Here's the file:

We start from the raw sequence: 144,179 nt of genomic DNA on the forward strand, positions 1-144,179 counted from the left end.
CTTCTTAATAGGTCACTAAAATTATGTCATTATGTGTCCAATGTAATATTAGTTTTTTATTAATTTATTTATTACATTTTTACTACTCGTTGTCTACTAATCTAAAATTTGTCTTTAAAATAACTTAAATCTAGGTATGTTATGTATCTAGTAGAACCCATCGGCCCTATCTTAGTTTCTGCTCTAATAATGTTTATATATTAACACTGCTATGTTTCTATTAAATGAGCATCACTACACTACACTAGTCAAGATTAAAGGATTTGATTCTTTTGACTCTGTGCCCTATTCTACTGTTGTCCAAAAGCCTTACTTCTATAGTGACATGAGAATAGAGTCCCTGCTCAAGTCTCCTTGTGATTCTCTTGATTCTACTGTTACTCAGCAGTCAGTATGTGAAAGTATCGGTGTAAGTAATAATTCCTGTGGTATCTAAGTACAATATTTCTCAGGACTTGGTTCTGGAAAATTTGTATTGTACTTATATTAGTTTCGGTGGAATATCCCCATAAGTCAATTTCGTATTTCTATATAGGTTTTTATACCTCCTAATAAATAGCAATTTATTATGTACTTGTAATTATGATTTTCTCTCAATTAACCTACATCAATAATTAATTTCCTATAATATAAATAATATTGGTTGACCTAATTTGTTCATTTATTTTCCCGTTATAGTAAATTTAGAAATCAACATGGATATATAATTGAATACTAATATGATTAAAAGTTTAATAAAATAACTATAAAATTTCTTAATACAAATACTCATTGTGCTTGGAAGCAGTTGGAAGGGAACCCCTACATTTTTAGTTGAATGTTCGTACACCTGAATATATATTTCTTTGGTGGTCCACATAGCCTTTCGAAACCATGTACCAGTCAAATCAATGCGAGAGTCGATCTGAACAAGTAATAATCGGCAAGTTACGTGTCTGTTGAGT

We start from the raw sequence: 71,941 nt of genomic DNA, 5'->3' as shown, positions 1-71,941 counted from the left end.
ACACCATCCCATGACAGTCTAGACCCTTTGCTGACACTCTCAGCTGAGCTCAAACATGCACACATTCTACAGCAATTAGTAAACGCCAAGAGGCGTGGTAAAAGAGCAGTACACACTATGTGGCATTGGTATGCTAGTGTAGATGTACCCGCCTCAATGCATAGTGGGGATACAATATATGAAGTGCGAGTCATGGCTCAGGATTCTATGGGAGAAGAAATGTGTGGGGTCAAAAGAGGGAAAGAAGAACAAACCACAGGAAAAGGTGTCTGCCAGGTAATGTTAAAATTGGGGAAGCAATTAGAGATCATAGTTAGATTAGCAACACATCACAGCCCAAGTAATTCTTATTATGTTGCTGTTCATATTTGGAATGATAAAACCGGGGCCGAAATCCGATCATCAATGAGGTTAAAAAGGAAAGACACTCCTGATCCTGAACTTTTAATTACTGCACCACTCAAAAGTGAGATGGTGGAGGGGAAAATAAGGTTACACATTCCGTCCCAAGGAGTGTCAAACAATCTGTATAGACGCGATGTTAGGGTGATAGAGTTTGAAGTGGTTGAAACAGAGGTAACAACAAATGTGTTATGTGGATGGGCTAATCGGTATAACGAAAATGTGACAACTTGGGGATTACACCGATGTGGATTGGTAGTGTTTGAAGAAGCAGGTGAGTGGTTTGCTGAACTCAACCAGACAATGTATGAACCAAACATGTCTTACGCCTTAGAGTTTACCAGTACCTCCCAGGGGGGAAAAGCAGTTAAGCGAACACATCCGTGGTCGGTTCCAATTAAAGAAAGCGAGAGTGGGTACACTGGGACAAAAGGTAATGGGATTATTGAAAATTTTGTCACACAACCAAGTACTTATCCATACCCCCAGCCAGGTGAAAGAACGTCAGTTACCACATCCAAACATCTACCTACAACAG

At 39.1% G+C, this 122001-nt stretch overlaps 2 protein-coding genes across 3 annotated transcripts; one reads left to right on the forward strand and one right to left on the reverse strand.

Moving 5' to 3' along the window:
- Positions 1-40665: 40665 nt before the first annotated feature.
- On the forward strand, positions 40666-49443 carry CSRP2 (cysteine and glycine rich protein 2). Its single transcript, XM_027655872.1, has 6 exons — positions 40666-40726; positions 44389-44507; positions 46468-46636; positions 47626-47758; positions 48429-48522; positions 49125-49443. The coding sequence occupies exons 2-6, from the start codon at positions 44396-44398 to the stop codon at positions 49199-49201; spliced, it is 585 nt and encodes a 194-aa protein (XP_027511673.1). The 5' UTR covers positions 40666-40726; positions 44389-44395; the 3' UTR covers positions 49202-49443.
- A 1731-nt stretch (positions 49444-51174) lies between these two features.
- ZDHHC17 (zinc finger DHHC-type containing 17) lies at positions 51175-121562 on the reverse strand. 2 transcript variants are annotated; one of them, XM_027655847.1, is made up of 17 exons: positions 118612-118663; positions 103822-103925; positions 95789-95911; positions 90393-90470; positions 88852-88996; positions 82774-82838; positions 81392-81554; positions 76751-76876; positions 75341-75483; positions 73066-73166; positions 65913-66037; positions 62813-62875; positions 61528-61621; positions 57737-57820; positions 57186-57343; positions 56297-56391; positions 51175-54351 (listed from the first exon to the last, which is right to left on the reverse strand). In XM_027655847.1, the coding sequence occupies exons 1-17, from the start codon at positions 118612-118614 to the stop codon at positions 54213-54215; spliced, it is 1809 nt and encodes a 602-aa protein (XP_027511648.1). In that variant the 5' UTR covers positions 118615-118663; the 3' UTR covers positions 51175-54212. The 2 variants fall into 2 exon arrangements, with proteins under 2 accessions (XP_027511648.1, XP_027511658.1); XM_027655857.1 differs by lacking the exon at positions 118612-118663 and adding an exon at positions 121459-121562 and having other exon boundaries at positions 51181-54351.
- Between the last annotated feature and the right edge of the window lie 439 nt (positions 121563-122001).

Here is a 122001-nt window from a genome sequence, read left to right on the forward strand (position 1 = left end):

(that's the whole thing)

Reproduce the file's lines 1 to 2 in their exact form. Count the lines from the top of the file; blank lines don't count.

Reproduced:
We start from the raw sequence: 144,179 nt of genomic DNA on the forward strand, positions 1-144,179 counted from the left end.
CTTCTTAATAGGTCACTAAAATTATGTCATTATGTGTCCAATGTAATATTAGTTTTTTATTAATTTATTTATTACATTTTTACTACTCGTTGTCTACTAATCTAAAATTTGTCTTTAAAATAACTTAAATCTAGGTATGTTATGTATCTAGTAGAACCCATCGGCCCTATCTTAGTTTCTGCTCTAATAATGTTTATATATTAACACTGCTATGTTTCTATTAAATGAGCATCACTACACTACACTAGTCAAGATTAAAGGATTTGATTCTTTTGACTCTGTGCCCTATTCTACTGTTGTCCAAAAGCCTTACTTCTATAGTGACATGAGAATAGAGTCCCTGCTCAAGTCTCCTTGTGATTCTCTTGATTCTACTGTTACTCAGCAGTCAGTATGTGAAAGTATCGGTGTAAGTAATAATTCCTGTGGTATCTAAGTACAATATTTCTCAGGACTTGGTTCTGGAAAATTTGTATTGTACTTATATTAGTTTCGGTGGAATATCCCCATAAGTCAATTTCGTATTTCTATATAGGTTTTTATACCTCCTAATAAATAGCAATTTATTATGTACTTGTAATTATGATTTTCTCTCAATTAACCTACATCAATAATTAATTTCCTATAATATAAATAATATTGGTTGACCTAATTTGTTCATTTATTTTCCCGTTATAGTAAATTTAGAAATCAACATGGATATATAATTGAATACTAATATGATTAAAAGTTTAATAAAATAACTATAAAATTTCTTAATACAAATACTCATTGTGCTTGGAAGCAGTTGGAAGGGAACCCCTACATTTTTAGTTGAATGTTCGTACACCTGAATATATATTTCTTTGGTGGTCCACATAGCCTTTCGAAACCATGTACCAGTCAAATCAATGCGAGAGTCGATCTGAACAAGTAATAATCGGCAAGTTACGTGTCTGTTGAGT